Contrasting open-loop and closed-loop power control performance in UTRAN LTE Uplink by UE Trace Analysis
Radio Access, Nokia Siemens Networks GmbH & Co. KG, Munich, Germany
DOI: 10.1109/ICC.2009.5198853 Conference: Communications, 2009. ICC '09. IEEE International Conference on
Uplink power control in UTRAN Long Term Evolution consists of an open-loop scheme handled by the User Equipment and closed-loop power corrections determined and signaled by the network. In this study the difference in performance between pure open-loop and combined open and closed-loop power control has been analyzed and the different behavior of fractional vs. full path-loss compensation has been evaluated. A comprehensive system level simulation model has been used with a facility to trace a particular test user during its motion from eNodeB towards the cell border and back to its initial position. This study demonstrates the effect of distance path-loss of a test user on several physical layer performance metrics including throughput, resource allocation as well as modulation and coding scheme utilization. Simulation results in a fully loaded network show high throughput for open-loop fractional power control for the user located in the vicinity of the serving eNodeB, however, steep performance degradation has been observed when the user is moving towards the cell edge. The user throughput at the cell border can be increased by the closed-loop component. The benefit of closed-loop power control is the higher homogeneity in terms of throughput across the entire network area and the ability to automatically stabilize the network performance under different conditions like cell load and traffic distribution.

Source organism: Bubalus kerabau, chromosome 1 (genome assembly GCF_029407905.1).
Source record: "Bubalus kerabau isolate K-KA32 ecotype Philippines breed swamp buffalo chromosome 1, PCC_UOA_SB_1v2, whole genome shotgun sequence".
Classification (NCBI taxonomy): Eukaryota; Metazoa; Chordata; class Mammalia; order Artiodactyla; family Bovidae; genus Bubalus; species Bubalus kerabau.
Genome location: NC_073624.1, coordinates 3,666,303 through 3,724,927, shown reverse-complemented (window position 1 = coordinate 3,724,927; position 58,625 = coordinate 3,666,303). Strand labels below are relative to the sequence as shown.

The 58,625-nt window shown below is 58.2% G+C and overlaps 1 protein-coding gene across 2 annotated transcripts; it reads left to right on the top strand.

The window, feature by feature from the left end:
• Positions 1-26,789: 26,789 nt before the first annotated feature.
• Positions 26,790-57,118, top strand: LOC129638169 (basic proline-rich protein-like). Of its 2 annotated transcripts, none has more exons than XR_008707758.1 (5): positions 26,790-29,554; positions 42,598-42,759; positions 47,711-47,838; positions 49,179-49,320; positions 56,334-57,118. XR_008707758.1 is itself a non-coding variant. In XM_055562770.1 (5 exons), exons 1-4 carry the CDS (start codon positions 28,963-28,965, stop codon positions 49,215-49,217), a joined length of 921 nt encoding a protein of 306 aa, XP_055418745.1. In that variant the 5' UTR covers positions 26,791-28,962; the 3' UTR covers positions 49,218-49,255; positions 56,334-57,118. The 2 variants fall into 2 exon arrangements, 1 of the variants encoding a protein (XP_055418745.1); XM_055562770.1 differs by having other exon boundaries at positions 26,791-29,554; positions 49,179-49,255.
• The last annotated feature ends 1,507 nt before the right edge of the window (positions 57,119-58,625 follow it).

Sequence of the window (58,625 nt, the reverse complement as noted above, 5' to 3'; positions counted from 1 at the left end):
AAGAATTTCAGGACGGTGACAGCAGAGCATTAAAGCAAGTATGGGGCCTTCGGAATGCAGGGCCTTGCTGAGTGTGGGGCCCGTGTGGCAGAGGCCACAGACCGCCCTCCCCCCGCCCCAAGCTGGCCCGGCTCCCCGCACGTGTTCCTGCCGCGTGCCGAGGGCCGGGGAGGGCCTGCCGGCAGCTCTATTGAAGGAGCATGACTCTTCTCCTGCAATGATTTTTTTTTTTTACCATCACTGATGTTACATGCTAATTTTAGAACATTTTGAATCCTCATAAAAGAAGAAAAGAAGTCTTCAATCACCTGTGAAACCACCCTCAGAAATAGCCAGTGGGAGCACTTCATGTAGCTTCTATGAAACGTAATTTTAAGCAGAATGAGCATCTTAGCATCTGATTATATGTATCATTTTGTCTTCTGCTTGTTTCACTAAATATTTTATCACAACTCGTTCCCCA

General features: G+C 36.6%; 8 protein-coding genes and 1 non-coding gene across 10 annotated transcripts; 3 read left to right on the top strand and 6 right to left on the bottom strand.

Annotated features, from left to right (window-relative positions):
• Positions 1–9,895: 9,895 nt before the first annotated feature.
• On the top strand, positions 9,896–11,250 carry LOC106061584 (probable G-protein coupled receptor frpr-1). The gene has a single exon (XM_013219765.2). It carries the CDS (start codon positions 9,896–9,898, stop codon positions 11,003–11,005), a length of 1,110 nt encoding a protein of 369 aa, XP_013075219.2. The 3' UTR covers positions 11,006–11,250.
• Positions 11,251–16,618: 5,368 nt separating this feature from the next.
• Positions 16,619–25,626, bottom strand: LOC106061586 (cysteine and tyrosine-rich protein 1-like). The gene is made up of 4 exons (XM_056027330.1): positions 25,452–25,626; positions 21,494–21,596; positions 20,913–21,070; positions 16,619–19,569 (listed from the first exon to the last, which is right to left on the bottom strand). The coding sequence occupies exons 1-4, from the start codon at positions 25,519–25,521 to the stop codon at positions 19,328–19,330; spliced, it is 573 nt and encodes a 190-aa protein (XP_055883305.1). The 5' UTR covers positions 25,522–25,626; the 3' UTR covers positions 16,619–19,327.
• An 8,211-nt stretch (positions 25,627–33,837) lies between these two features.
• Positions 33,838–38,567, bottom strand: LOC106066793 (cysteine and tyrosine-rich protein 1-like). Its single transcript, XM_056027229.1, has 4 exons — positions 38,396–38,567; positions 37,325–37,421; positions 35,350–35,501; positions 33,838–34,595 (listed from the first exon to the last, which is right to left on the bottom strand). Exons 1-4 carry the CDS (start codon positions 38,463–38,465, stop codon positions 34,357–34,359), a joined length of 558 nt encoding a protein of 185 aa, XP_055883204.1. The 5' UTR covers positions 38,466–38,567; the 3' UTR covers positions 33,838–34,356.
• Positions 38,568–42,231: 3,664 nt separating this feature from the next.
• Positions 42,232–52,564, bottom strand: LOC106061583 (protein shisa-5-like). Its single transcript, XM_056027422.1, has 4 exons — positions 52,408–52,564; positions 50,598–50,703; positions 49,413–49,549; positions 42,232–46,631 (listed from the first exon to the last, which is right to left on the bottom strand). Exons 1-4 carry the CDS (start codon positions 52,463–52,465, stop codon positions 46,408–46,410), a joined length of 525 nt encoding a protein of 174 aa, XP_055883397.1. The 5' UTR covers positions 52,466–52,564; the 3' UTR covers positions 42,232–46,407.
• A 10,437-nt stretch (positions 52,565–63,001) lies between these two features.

Available from: de.arxiv.org
- "A key difference in uplink as compared to downlink is that fractional power control is often used in uplink to fully or partially compensate for the path loss, e.g., as defined in 3GPP-LTE . The influence of fractional power control on system performance is studied in various works, e.g., – under regular hexagonal topology. For networks with random topology and accounting for fractional power control,  analytically derives uplink SIR and rate distribution for single-tier networks;  investigates uplink outage capacity for two-tier networks with shared spectrum;  extends the analysis to multi-tier uplink networks in terms of outage probability and spectral efficiency. "
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ABSTRACT: The joint user association and spectrum allocation problem is studied for
multi-tier heterogeneous networks (HetNets) in both downlink and uplink in the
interference-limited regime. Users are associated with base-stations (BSs)
based on the biased downlink received power. Spectrum is either shared or
orthogonally partitioned among the tiers. This paper models the placement of
BSs in different tiers as spatial point processes and adopts stochastic
geometry to derive the theoretical mean proportionally fair utility of the
network based on the coverage rate. By formulating and solving the network
utility maximization problem, the optimal user association bias factors and